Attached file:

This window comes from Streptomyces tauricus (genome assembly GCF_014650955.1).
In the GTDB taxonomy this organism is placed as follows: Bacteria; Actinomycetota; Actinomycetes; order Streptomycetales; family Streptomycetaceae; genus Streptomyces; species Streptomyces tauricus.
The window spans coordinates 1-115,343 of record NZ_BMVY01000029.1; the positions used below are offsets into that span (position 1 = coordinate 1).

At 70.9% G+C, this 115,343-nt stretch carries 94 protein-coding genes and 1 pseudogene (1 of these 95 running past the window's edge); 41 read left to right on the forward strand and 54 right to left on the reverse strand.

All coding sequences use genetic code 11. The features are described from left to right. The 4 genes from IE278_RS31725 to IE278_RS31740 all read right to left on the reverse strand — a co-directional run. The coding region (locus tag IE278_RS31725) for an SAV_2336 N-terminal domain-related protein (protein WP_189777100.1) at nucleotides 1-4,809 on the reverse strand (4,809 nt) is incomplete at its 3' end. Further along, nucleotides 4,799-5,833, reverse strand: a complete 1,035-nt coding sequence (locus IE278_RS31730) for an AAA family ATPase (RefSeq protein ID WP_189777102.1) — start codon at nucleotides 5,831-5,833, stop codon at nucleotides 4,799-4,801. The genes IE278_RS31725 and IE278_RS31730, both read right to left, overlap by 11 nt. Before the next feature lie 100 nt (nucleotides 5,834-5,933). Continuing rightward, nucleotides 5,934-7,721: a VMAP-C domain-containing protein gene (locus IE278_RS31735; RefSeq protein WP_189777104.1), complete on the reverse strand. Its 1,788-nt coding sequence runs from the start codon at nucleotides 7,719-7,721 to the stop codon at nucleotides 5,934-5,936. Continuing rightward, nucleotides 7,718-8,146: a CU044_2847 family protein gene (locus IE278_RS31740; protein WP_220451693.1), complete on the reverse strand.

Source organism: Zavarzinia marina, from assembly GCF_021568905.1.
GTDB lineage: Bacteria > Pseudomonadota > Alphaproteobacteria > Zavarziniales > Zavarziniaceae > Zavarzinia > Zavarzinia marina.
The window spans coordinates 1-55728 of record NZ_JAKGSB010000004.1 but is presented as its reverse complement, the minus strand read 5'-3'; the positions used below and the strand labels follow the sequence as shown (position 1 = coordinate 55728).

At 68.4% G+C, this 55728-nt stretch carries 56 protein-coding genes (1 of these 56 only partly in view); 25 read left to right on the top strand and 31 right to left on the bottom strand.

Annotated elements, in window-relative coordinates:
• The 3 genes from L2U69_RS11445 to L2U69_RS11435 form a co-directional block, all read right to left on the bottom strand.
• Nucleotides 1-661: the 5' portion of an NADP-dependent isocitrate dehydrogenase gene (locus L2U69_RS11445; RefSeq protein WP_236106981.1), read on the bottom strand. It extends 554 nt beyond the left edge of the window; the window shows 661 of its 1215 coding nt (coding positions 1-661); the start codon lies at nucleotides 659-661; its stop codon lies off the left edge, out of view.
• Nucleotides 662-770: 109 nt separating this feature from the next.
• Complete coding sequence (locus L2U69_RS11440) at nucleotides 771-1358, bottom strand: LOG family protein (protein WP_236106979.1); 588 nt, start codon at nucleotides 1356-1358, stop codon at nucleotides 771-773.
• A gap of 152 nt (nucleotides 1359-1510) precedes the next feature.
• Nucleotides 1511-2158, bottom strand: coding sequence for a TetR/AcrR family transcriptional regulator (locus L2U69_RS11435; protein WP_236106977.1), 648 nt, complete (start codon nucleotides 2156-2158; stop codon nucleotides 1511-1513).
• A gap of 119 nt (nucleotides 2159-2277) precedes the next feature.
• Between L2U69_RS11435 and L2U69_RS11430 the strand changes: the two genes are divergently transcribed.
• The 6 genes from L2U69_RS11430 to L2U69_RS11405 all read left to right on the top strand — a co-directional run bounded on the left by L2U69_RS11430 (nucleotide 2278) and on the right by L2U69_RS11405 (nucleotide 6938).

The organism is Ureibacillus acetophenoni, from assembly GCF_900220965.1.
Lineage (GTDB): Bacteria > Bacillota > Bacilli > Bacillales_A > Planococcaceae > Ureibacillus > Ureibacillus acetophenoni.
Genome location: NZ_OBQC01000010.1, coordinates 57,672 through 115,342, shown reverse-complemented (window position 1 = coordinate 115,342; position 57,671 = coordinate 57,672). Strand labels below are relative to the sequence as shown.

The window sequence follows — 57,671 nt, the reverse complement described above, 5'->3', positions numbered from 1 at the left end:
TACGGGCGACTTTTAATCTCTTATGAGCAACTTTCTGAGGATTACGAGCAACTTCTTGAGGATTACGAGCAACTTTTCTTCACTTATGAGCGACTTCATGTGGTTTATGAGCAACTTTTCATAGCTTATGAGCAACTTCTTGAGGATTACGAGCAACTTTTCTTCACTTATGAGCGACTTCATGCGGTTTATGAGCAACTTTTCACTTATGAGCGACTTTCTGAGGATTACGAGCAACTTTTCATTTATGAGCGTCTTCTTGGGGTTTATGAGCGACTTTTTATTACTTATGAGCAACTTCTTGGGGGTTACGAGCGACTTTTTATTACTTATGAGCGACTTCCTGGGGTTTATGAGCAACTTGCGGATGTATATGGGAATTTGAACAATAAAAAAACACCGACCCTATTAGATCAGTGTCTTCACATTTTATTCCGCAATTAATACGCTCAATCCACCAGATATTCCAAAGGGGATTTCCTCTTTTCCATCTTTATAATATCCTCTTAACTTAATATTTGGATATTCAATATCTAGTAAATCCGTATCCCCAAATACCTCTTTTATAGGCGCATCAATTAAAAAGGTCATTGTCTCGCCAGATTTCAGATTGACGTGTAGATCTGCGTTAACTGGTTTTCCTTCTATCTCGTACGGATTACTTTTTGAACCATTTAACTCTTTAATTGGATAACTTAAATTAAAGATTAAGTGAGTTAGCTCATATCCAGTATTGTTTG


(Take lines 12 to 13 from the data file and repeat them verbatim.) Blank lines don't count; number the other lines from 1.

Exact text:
• Nucleotides 1-661: the 5' portion of an NADP-dependent isocitrate dehydrogenase gene (locus L2U69_RS11445; RefSeq protein WP_236106981.1), read on the bottom strand. It extends 554 nt beyond the left edge of the window; the window shows 661 of its 1215 coding nt (coding positions 1-661); the start codon lies at nucleotides 659-661; its stop codon lies off the left edge, out of view.
• Nucleotides 662-770: 109 nt separating this feature from the next.